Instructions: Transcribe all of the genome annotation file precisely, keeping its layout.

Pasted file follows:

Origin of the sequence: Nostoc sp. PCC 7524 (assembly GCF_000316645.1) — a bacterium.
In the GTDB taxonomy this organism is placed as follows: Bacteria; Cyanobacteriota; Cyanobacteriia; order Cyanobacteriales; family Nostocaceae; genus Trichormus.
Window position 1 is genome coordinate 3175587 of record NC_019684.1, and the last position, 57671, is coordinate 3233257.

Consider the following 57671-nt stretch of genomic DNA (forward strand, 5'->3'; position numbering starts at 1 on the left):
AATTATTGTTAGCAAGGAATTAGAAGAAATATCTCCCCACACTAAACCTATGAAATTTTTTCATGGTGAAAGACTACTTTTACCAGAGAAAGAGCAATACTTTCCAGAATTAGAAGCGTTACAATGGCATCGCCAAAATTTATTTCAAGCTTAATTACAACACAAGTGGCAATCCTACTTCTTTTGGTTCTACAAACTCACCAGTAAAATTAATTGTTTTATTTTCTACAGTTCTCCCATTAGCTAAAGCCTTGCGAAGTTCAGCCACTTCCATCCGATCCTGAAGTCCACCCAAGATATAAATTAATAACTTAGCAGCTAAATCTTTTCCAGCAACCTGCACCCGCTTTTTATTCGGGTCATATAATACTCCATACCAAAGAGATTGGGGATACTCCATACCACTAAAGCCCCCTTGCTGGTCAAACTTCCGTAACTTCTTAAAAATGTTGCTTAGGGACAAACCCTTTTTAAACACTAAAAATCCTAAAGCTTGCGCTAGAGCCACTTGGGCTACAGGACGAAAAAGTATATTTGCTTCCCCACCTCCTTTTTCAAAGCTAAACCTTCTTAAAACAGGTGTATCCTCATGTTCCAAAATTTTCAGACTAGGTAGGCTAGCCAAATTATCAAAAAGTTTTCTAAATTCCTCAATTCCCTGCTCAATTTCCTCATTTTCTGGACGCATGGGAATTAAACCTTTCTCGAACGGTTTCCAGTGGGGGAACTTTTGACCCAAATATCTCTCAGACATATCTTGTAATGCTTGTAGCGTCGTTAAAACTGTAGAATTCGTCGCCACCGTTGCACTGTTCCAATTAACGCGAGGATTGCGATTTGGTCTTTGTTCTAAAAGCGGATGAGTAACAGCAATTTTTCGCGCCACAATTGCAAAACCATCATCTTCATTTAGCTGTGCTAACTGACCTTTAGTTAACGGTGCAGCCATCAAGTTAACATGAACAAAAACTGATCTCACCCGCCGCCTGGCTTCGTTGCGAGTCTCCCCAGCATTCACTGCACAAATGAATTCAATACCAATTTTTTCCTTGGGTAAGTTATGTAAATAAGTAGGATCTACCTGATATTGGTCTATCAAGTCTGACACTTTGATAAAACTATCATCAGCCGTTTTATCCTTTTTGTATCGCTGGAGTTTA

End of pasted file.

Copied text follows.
Origin of the sequence: Nostoc sp. PCC 7524 (assembly GCF_000316645.1) — a bacterium.
In the GTDB taxonomy this organism is placed as follows: Bacteria; Cyanobacteriota; Cyanobacteriia; order Cyanobacteriales; family Nostocaceae; genus Trichormus.
Window position 1 is genome coordinate 3175587 of record NC_019684.1, and the last position, 57671, is coordinate 3233257.

Consider the following 57671-nt stretch of genomic DNA (forward strand, 5'->3'; position numbering starts at 1 on the left):
AATTATTGTTAGCAAGGAATTAGAAGAAATATCTCCCCACACTAAACCTATGAAATTTTTTCATGGTGAAAGACTACTTTTACCAGAGAAAGAGCAATACTTTCCAGAATTAGAAGCGTTACAATGGCATCGCCAAAATTTATTTCAAGCTTAATTACAACACAAGTGGCAATCCTACTTCTTTTGGTTCTACAAACTCACCAGTAAAATTAATTGTTTTATTTTCTACAGTTCTCCCATTAGCTAAAGCCTTGCGAAGTTCAGCCACTTCCATCCGATCCTGAAGTCCACCCAAGATATAAATTAATAACTTAGCAGCTAAATCTTTTCCAGCAACCTGCACCCGCTTTTTATTCGGGTCATATAATACTCCATACCAAAGAGATTGGGGATACTCCATACCACTAAAGCCCCCTTGCTGGTCAAACTTCCGTAACTTCTTAAAAATGTTGCTTAGGGACAAACCCTTTTTAAACACTAAAAATCCTAAAGCTTGCGCTAGAGCCACTTGGGCTACAGGACGAAAAAGTATATTTGCTTCCCCACCTCCTTTTTCAAAGCTAAACCTTCTTAAAACAGGTGTATCCTCATGTTCCAAAATTTTCAGACTAGGTAGGCTAGCCAAATTATCAAAAAGTTTTCTAAATTCCTCAATTCCCTGCTCAATTTCCTCATTTTCTGGACGCATGGGAATTAAACCTTTCTCGAACGGTTTCCAGTGGGGGAACTTTTGACCCAAATATCTCTCAGACATATCTTGTAATGCTTGTAGCGTCGTTAAAACTGTAGAATTCGTCGCCACCGTTGCACTGTTCCAATTAACGCGAGGATTGCGATTTGGTCTTTGTTCTAAAAGCGGATGAGTAACAGCAATTTTTCGCGCCACAATTGCAAAACCATCATCTTCATTTAGCTGTGCTAACTGACCTTTAGTTAACGGTGCAGCCATCAAGTTAACATGAACAAAAACTGATCTCACCCGCCGCCTGGCTTCGTTGCGAGTCTCCCCAGCATTCACTGCACAAATGAATTCAATACCAATTTTTTCCTTGGGTAAGTTATGTAAATAAGTAGGATCTACCTGATATTGGTCTATCAAGTCTGACACTTTGATAAAACTATCATCAGCCGTTTTATCCTTTTTGTATCGCTGGAGTTTA